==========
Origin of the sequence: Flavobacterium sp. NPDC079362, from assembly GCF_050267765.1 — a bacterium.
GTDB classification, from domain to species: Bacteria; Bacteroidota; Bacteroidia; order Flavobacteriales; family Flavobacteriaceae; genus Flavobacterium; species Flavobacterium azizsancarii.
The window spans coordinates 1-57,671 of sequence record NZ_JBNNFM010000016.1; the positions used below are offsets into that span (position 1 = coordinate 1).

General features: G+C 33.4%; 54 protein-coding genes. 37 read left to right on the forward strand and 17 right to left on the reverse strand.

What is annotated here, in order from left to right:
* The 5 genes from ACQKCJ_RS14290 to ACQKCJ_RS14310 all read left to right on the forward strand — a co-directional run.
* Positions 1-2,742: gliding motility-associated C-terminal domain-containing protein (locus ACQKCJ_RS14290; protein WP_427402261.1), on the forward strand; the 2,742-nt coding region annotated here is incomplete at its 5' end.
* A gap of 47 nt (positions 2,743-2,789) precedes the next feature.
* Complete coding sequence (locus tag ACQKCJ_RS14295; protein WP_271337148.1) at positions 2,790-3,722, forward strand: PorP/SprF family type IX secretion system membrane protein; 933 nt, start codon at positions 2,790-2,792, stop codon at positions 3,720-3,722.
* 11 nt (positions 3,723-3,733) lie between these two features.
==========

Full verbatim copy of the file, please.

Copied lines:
Origin of the sequence: Flavobacterium sp. NPDC079362, from assembly GCF_050267765.1 — a bacterium.
GTDB classification, from domain to species: Bacteria; Bacteroidota; Bacteroidia; order Flavobacteriales; family Flavobacteriaceae; genus Flavobacterium; species Flavobacterium azizsancarii.
The window spans coordinates 1-57,671 of sequence record NZ_JBNNFM010000016.1; the positions used below are offsets into that span (position 1 = coordinate 1).

General features: G+C 33.4%; 54 protein-coding genes. 37 read left to right on the forward strand and 17 right to left on the reverse strand.

What is annotated here, in order from left to right:
* The 5 genes from ACQKCJ_RS14290 to ACQKCJ_RS14310 all read left to right on the forward strand — a co-directional run.
* Positions 1-2,742: gliding motility-associated C-terminal domain-containing protein (locus ACQKCJ_RS14290; protein WP_427402261.1), on the forward strand; the 2,742-nt coding region annotated here is incomplete at its 5' end.
* A gap of 47 nt (positions 2,743-2,789) precedes the next feature.
* Complete coding sequence (locus tag ACQKCJ_RS14295; protein WP_271337148.1) at positions 2,790-3,722, forward strand: PorP/SprF family type IX secretion system membrane protein; 933 nt, start codon at positions 2,790-2,792, stop codon at positions 3,720-3,722.
* 11 nt (positions 3,723-3,733) lie between these two features.